times these earliest boy schools are maintained and controlled by the priesthood, more rarely by the state. Many of the ancient civilizations never outgrew this lowest stage of educational evolution. Christian civilization in some of its centres entered upon a new stage toward the close of the Middle Ages. This newer and higher stage was characterized by numerous and reasonably successful efforts, usually under private and religious auspices, to establish separate schools for girls. At just this point of social progress, civilization may be said to tend toward the separation of the sexes in education. A truer statement, however, would be that society is outgrowing the state in which it only cares to educate one sex, and is tentatively trying to find out how to educate the other. It first attempts to do it separately, partly because the only schools it knows anything about are equally one-sided ; partly because, as a whole, it is not prepared to see a full equality of privilege accorded to the weaker sex.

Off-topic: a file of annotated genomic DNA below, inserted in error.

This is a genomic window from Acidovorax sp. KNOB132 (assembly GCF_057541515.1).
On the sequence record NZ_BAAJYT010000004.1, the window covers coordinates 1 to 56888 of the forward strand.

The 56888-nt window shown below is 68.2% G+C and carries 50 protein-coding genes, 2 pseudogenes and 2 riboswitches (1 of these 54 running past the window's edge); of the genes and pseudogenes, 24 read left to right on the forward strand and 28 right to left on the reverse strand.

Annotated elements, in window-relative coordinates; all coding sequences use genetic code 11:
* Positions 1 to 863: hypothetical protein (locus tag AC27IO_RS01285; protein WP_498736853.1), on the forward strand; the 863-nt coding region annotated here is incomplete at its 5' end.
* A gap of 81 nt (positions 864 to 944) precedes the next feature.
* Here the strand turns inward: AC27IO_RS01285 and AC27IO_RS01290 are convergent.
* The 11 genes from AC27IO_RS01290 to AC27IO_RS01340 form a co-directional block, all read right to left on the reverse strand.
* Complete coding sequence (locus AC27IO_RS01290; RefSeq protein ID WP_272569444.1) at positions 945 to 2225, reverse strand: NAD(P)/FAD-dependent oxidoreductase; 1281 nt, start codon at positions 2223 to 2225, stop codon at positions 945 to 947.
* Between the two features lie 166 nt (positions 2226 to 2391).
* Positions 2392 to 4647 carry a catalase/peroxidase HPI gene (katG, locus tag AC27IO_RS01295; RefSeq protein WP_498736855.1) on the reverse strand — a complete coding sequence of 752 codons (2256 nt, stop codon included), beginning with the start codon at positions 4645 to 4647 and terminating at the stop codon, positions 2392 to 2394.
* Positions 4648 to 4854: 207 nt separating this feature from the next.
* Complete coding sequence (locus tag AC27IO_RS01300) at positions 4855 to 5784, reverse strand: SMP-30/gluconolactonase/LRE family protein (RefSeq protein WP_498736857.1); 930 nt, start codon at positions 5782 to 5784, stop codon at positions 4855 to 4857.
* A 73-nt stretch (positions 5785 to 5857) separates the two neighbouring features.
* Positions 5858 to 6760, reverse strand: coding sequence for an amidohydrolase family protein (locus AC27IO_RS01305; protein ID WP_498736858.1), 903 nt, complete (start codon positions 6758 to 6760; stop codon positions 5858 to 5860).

The next stage of Christian civilization was ushered in by the Reformation and the new social developments which proceeded therefrom. Now, for the first time, the Christian state recognized the duty and assumed the task of furnishing to all the people a general education. To do this it undertook to institute what had never before been seen in history, - a system of joint educational public schools, extending to every community in the state, and open to every child in the community. This magnificent idea was the gift of Protestantism to the world. It has gradually become the heritage of all civilized nations.